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Bronx small businesses drained in city fines

Bronx Times

One of the worst kept secrets has been confirmed – Bronx small businesses have been getting socked with hefty fines for at least a decade.

In a detailed report compiled by the Public Advocate Bill DeBlasio’s office, the city has used every law in its books to squeeze thousands of dollars out of businesses in the borough.

Often with a blend of arbitration and impunity, small mom and pop ventures have been fearful of Sanitation, Consumer Affairs and Health Department inspectors stopping by to issue summonses, particularly in Morrisania, where the city Department of Consumer Affairs issued the most violations/inspections citywide.

The courts ordered six agencies to open their books in April 2012 at the rquest of the Public Advocate’s Office, which received a flurry of complaints from small businesses throughout the Bloomberg years.

The health department and consumer affairs both had the most impact on small business, according to the report.

It found the ratio of DCA inspections to Bronx small businesses eight percent higher when compared to Manhattan, with 14% fewer inspections.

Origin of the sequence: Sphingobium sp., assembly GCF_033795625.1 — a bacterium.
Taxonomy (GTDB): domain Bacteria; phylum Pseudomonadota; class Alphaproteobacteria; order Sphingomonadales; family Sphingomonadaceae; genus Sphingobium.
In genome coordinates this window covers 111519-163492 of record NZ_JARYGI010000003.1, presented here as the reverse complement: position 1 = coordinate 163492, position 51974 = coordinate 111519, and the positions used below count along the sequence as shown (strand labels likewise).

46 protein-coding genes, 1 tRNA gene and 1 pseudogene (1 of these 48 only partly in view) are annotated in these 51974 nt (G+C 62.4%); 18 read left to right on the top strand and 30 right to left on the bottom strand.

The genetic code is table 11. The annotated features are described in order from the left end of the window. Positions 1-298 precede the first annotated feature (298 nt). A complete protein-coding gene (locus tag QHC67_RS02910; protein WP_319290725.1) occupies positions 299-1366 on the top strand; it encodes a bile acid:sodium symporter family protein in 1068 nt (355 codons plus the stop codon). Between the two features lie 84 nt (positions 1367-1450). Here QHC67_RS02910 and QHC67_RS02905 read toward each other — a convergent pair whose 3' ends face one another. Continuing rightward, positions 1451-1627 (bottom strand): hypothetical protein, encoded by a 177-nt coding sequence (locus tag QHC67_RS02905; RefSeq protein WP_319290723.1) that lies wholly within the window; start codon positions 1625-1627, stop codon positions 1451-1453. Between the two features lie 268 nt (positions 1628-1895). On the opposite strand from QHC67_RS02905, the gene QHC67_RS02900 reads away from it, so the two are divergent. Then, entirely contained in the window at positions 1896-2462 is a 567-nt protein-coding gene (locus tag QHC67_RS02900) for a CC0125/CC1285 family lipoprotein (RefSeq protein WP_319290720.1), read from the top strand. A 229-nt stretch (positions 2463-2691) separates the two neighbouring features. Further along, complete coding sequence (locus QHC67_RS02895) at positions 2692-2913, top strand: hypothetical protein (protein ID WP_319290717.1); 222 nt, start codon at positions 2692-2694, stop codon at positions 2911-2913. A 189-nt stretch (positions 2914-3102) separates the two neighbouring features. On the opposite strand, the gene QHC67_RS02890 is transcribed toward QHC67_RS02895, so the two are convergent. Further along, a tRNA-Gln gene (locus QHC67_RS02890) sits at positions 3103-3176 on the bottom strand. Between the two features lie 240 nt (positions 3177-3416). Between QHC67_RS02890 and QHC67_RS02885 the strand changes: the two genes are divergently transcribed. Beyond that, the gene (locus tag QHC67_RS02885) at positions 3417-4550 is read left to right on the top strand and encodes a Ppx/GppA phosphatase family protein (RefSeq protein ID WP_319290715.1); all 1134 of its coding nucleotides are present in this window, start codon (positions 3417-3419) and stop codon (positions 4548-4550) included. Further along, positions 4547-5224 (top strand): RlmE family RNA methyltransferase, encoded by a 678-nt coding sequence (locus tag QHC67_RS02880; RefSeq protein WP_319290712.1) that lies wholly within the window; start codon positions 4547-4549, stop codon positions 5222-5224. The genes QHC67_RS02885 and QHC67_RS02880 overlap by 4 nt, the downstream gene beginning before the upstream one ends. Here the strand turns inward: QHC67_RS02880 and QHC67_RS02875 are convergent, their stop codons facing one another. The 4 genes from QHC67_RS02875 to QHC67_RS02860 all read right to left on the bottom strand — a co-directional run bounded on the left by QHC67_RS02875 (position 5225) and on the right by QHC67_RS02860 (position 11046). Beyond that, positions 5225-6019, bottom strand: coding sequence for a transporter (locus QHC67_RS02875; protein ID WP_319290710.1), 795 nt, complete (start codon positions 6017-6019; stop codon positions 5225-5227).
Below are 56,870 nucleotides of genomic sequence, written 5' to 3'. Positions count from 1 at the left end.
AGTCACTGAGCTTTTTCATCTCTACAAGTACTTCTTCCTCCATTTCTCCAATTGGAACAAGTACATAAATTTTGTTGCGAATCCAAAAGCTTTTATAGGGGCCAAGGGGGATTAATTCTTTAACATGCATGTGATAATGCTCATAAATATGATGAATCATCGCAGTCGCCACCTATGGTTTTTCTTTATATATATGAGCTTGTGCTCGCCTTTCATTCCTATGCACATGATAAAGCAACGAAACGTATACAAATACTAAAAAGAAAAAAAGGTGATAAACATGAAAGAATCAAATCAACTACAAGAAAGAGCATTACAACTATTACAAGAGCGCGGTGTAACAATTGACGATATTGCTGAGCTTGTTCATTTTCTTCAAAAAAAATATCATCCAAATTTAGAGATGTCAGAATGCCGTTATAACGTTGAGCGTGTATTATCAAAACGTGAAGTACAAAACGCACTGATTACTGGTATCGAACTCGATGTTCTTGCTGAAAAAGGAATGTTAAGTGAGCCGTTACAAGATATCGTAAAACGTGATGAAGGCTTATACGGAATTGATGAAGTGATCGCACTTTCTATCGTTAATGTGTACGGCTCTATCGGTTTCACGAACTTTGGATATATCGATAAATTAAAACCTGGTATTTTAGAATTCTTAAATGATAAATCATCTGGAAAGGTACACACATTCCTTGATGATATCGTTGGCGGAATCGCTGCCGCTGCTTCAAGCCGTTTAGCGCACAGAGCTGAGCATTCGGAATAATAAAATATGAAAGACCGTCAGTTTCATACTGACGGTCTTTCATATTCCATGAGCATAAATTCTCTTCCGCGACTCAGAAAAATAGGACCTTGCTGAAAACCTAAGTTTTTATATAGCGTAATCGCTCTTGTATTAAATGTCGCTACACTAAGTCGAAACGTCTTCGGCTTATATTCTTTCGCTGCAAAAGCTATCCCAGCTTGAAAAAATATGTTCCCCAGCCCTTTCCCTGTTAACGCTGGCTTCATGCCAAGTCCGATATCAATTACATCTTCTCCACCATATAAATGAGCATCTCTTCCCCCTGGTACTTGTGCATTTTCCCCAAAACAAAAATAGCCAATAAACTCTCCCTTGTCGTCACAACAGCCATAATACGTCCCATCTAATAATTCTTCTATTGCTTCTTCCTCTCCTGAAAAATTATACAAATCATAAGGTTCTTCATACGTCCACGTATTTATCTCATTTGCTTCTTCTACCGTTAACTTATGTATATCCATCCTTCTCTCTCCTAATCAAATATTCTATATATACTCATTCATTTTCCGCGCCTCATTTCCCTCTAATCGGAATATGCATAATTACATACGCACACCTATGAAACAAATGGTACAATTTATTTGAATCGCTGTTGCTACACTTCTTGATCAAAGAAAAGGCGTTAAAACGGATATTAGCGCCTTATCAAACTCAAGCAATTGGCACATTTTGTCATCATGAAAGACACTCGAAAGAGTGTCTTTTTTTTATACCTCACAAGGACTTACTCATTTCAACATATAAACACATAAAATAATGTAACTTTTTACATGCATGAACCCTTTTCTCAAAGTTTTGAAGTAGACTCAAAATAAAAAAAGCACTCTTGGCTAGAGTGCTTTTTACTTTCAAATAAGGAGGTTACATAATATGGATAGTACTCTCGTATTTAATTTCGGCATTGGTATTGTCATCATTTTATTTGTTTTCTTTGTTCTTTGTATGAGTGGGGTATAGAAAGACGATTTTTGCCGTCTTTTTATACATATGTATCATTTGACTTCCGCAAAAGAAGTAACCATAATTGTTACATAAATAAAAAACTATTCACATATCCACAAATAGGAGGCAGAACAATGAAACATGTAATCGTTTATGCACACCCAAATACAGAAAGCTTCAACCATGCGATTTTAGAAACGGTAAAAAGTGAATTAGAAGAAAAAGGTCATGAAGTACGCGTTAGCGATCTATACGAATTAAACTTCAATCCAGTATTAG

When it came to summonses, the Bronx small businesses had seven percent more DCA fines than Manhattan, which saw an 18% drop of small business fines.

Citywide, of ten neighborhoods most inspected, fined and issued violations by DCA in 2012, five were in the Bronx.

Working poor Morrisania, with 191 retailers, ranked first citywide, with 1,295 inspections and 483 violations in 2012. It ranked seventh for DCA fines, totalling $351,000.

“It seems the government we have now is not interested in small businesses’ plight,” said Medina Sadiq, executive director of the Southern Boulevard Business Improvement District, covering parts of Morrisania.

Accountant Ubaldo Santos bore the brunt of fines and violations by the Department of Sanitation after a corner trash bin near his business overflowed.

“There’s no such a thing as a warning,” said Santos, part of a group of businesses along 183rd Street aiming to form a business improvement district.

As for the Department of Health, where inspectors make surprise visits to local eateries, the report showed the Bronx ranked very low in the number of inspections when compared to other boroughs.

Still, DeBlasio, a mayoral candidate, believes the Bronx is being run through the mill with “gotcha fines” he calls a hidden tax.

“The City of New York is treating small business owners like an ATM,” he said, announcing his findings in front of Que Sabrosura Restaurant in Fordham Heights March 22.

He called the rush to hand out tickets to the Bronx over Manhattan an example of “Boroughism,” a term he coined.

“The pattern of bias is abundantly clear,” said DeBlasio, who recommends agencies educate first and fine later.

He said his office will shortly release findings on Sanitation, Transportation, Buildings and Finance.

David Cruz can be reach via e-mail at DCruz@cnglocal.com or by phone at (718) 742-3383

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